Peter van der Veen poses the question: “Was David able to conquer Jerusalem (in about 1000 B.C.E.) because it was defended only by the Jebusites/Canaanites, without any Egyptian presence in the city?”
 

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BAS Library Members, read more in Peter van der Veen, “When Pharaohs Ruled JerusalemBiblical Archaeology Review, March/April 2013.
Not a BAS Library member yet? Sign up today!
 

 

Related Content in Bible History Daily

Did Pharaoh Sheshonq Attack Jerusalem?

Epilepsy, Tutankhamun and Monotheism

Bronze Age Collapse: Pollen Study Highlights Late Bronze Age Drought
 


 

Notes

1. Barkay, Gabriel. “What’s an Egyptian Temple Doing in Jerusalem?.” Biblical Archaeology Review, May/Jun 2000, 48-57, 67.
2. Levin, Yigal. “Did Pharaoh Sheshonq Attack Jerusalem?.” Biblical Archaeology Review, Jul/Aug 2012, 42-52, 66.

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5 Responses

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  1. Tim says

    The ancient Egyptian influence is very slight. It is not as strong as the Persian influence is. When you go through the Israel Museum, you can see a strong Persian influence in Judaic history, but the Egyptian influence is mostly confined to the Haggadah. That is really the only material source.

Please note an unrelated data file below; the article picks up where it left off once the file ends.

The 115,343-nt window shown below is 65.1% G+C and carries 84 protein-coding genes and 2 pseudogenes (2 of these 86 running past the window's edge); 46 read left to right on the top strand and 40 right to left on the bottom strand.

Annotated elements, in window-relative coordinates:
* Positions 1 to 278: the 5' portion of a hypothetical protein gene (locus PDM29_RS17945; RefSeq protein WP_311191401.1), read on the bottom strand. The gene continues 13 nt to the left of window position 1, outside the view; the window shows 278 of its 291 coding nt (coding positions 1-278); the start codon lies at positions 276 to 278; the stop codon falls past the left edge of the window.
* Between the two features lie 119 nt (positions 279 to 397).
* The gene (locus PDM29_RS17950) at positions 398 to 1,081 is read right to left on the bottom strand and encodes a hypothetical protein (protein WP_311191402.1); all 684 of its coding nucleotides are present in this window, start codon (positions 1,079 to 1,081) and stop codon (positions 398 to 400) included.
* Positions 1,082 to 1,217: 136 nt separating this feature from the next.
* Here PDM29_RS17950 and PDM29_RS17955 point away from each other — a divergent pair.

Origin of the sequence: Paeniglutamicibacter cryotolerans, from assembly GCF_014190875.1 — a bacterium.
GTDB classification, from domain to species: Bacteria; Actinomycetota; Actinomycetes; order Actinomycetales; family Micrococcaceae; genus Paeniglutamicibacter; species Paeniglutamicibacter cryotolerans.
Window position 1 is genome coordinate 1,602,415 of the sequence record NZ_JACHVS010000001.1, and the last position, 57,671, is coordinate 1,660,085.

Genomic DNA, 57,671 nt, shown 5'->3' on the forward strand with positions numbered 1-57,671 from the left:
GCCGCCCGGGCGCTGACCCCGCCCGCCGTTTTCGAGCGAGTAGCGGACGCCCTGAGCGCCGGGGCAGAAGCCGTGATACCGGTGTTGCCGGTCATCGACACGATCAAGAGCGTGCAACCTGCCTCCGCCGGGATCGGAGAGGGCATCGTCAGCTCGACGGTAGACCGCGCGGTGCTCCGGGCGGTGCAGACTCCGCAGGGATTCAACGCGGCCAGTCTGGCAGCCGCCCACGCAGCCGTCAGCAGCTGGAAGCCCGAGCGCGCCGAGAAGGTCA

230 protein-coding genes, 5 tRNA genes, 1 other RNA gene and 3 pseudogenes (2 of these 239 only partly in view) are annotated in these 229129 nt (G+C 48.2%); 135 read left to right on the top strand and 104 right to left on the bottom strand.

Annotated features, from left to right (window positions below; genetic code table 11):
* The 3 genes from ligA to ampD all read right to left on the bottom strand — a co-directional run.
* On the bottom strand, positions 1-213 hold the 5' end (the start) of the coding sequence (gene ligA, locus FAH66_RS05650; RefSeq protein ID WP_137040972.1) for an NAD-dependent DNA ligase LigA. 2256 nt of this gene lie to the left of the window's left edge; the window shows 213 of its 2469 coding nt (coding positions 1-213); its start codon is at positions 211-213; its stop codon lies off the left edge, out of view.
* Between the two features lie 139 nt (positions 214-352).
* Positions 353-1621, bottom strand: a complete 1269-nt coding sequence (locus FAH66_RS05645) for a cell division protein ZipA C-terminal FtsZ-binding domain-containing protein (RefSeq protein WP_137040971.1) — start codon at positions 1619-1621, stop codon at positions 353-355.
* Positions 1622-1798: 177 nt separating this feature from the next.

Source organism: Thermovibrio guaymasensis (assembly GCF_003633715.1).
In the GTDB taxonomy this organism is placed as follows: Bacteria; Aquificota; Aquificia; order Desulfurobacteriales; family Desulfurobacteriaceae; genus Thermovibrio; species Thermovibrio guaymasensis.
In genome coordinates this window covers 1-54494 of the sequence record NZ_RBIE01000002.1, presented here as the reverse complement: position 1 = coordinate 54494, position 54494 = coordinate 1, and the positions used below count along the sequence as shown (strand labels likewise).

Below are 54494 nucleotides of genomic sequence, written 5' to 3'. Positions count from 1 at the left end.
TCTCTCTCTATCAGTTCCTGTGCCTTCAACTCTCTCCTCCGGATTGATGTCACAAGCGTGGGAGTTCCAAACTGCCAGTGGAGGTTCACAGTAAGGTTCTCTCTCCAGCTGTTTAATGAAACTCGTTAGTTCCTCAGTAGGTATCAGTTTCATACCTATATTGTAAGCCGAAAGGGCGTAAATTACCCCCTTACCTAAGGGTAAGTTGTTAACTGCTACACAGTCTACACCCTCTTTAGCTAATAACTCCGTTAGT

2. Joseph says

    The surprise factor of this article is strange. After all, the Israelites were Egypt’s foremost citizens for over two centuries, they held primal positions in the royal admn, and make the first mention of Egyptian culture and its civilazation in the Hebrew bible. The israelites took control of Egypt’s vasal state. Why is it so suprising of Egyptian imprints in Israel?

  3. Lujack says

    Jair was the judge who built Israeli cities (Judges 10:3-4) The main body of Israelis seemed to be living along the Jordan river in abandoned Canaanite houses in these towns.
    Israel population was basically in Heshbon and her towns, in Aroer and her towns and in all the cities along the coasts of Arnon for 300 years. (Judges 11:26) The 300 years in which Israel had been oppressed by Cushan-Rishathaim, the Moabites, Jabin the Canaanite, the Midianites. The Egyptian troops at that time were north of Canaan fighting the Hittites until the 8th year of Ramses III when the Hittite empire fell.

    Judge Jair apparently built Israeli cities after Ramses VI pulled all Egyptian troops out of western Asia.

  4. Lujack says

    King David did encounter an Egyptian slave (1 Samuel 30:11-18) who was fleeing the Amalekites. One of David’s friends (2 Samuel 23:20-21) slew an Egyptian with the Egyptians own spear.

  5. Omar says

    Cuando van a poner en español los articulos muy necesitados de conocer informacion veraz de primera mano como lo es esta.

    Gracias, por su respuesta,